Why So Serious? The New ‘Joker’ Film is No Laughing Matter
By: Oriana Cuenca
The clown prince has seen many incarnations—from Romero’s prankster to Ledger’s psychopath—but Joaquin Phoenix’s Joker is tragic and realistic in a way that almost casts him as a hero.
Joker is set in a Gotham that is almost oppressive in its misery. Trash heaps, endless stairs, and rundown buildings create visual elements that set the tone of bitterness that will prevail throughout the whole film. Mentally ill and socially awkward, Arthur Fleck is easy prey in this brutal Gotham. The cinematography of this film is done expertly to make viewers feel the cartoonishly ugly world that Arthur lives in. In short: it’s miserable. He’s miserable. The stage is set for a tragedy (or a comedy, if you ask Joker).
RELATED: “Joker” Wins the TOP Prize at the Venice International Film Festival
Image: Village Roadshow Pictures, DC Films
One Bad Day
One of the Joker’s most famous philosophy is the concept of “One bad day”. The clown prince set out to prove that even the most upright people can be driven to madness when pushed to the extremes, a philosophy embodied by his comic origin story. In the comic Killing Joke, the Crown Prince of Gotham was born after falling into a vat of acid that bleaches his skin white and turns his hair green. The disfigurement and the agony of the experience drove him to insanity then and there, all in one bad day.
In DC Film and Village Roadshow Pictues’ Joker though, the transformation story of Arthur Fleck into the famous villain doesn’t happen in one bad day but throughout a desolate whole life. Every aspect of Joker’s story makes his madness almost reasonable. The key difference is that insanity creeps onto him gradually. He’s mentally ill, yes, but he didn’t jump straight into derangement as one version of Joker had. He did not drown in acid, but he sank slowly into a helplessness because of a society that disregarded him. Joaquin Phoenix portrays this brilliantly with the subtlety of his acting. A slight change in his bearing or a bit more spring in his step gradually transforms the social recluse Arthur Fleck into the charismatic madman Joker is known as.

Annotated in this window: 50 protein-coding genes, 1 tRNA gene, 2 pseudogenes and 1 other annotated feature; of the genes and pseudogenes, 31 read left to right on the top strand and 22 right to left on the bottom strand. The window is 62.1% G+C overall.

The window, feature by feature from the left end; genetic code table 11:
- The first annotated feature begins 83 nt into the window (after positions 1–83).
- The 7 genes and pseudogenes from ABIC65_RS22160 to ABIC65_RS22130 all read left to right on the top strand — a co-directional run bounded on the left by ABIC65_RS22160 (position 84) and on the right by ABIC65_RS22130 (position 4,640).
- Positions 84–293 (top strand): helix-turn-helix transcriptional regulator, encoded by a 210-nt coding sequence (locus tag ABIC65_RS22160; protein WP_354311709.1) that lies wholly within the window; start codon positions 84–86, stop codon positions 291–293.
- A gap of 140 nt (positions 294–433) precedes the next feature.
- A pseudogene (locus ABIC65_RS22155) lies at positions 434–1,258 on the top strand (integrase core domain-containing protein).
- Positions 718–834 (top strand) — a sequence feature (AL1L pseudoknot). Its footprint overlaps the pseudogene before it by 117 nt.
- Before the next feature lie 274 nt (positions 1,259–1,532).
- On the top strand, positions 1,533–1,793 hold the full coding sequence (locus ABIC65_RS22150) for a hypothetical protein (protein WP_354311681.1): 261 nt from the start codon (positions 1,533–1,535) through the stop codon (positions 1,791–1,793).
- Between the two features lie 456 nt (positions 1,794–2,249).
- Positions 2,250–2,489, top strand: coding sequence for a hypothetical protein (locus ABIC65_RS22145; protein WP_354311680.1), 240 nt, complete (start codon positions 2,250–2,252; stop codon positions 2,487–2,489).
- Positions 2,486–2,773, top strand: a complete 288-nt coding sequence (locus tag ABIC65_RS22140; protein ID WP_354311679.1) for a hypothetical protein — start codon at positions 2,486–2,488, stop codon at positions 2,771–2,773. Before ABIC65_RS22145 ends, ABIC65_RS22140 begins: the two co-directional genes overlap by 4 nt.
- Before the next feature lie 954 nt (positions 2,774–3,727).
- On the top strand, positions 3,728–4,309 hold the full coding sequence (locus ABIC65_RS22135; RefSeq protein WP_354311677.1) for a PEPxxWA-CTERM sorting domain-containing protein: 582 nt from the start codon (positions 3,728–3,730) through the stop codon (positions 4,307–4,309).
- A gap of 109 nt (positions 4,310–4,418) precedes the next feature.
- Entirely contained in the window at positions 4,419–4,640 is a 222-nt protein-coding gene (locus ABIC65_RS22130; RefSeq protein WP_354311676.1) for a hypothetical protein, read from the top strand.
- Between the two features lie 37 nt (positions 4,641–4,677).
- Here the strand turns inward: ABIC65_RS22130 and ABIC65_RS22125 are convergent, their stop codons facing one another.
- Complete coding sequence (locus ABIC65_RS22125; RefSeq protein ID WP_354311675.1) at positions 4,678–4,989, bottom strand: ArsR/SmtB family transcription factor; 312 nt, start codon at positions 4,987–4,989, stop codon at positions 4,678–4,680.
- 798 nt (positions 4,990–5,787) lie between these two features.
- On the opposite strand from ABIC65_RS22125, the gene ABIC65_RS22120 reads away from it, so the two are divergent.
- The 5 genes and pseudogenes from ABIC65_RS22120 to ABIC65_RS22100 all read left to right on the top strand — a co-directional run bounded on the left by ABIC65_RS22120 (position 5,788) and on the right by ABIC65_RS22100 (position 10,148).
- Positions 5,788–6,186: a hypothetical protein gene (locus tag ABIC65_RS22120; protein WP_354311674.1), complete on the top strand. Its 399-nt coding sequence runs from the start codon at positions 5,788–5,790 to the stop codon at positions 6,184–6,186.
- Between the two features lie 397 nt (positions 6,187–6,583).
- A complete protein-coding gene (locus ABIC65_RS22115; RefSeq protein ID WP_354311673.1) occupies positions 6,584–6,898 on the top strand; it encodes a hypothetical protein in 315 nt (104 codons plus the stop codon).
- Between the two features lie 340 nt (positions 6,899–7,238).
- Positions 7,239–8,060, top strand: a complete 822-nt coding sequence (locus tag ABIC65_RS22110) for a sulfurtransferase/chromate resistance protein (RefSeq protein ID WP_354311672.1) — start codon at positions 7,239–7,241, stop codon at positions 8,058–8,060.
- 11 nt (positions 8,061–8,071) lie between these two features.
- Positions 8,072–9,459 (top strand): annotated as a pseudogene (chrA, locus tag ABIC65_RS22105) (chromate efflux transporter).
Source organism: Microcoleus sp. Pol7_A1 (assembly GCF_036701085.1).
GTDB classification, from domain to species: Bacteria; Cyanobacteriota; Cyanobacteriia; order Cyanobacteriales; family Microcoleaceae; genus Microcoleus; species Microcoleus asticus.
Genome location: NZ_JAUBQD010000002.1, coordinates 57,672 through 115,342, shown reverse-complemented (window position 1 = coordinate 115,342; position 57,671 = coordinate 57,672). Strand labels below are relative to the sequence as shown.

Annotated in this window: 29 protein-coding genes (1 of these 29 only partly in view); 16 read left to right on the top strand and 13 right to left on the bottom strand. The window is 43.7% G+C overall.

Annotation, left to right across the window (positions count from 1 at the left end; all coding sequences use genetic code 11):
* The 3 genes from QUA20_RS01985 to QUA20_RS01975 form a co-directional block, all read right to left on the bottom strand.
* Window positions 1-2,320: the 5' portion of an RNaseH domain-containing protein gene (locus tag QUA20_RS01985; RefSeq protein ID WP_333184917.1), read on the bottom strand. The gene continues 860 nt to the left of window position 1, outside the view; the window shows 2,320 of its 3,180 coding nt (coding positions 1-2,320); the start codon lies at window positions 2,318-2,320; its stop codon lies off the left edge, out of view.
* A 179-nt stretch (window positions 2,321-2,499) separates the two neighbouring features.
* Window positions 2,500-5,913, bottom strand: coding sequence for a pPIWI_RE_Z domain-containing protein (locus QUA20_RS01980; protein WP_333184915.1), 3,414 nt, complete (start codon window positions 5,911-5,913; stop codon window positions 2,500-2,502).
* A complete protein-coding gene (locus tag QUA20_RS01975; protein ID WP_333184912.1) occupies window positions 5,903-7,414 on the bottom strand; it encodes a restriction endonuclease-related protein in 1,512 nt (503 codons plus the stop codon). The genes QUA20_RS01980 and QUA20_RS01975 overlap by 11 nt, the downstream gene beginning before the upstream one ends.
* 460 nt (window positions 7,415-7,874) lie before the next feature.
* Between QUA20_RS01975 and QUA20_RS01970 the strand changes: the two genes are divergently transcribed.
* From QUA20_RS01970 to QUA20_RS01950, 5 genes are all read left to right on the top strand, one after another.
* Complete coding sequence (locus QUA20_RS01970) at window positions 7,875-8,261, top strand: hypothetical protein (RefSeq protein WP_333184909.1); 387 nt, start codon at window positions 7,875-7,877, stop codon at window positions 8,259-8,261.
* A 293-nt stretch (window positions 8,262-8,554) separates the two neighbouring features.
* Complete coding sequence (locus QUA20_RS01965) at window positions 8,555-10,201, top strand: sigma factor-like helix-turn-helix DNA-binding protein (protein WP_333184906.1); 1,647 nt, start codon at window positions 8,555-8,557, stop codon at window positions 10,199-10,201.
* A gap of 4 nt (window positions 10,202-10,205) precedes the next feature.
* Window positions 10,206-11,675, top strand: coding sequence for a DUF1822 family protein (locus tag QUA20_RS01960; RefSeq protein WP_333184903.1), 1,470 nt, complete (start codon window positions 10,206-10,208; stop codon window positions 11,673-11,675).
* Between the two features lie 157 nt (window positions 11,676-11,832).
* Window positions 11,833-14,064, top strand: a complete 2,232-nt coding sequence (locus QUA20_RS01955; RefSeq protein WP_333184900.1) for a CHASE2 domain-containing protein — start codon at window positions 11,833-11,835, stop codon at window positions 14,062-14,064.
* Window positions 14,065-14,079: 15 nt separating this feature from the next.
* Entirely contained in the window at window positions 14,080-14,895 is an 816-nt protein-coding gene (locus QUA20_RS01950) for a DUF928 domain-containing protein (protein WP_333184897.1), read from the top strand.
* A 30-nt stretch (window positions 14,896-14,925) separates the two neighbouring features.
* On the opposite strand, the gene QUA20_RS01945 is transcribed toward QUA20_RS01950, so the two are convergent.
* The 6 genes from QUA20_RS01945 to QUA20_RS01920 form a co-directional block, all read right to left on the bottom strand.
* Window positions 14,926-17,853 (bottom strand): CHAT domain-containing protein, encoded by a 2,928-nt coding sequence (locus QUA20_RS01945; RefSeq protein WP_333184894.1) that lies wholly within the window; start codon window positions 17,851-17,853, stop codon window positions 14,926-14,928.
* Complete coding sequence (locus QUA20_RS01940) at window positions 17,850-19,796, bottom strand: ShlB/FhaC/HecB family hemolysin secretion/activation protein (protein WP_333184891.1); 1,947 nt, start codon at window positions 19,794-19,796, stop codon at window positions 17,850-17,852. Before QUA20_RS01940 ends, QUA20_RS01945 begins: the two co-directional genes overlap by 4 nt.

Motivations of a Madman
One of the most prevailing ideas of Joker is that he’s an agent of chaos. The Joker does what he does for no other reason than he thrives off the madness he causes. He’s unpredictable. He’s well and truly insane, and audiences for years have been captivated by him because of it.
The latest version of Joker is far more in touch with reality. No spoilers, but the first few murders he commits actually get him praised by the people around him because of how many people probably wished they could have done the same. He’s less of a madman and more of an ordinary man uninhibited. This Joker was an aggrieved outcast, and his madness is an escape from society’s rules. He stopped caring about who he scared, who he hurt, who he killed, and that is exactly how he found freedom—perhaps even joy. It’s a pity party turned power trip that’s caused concern over potential mass shootings. In any case, this Joker is definitely the most human of all the renditions of him done before.
A Brand New Joker
Love the film or hate it, Joaquin Phoenix’s version of the villain has set itself apart from all the Jokers before it. The 2019 movie has cast Joker in a way that audiences can empathize with his story, something unimaginable with the gleeful killers that came before him. What this Joker lacks though is the compelling unpredictability of the Jokers before him, but what it gives is a character study on the breaking point of man.
‘Joker’ is mad like all the others, but it’s a madness that can be understood.
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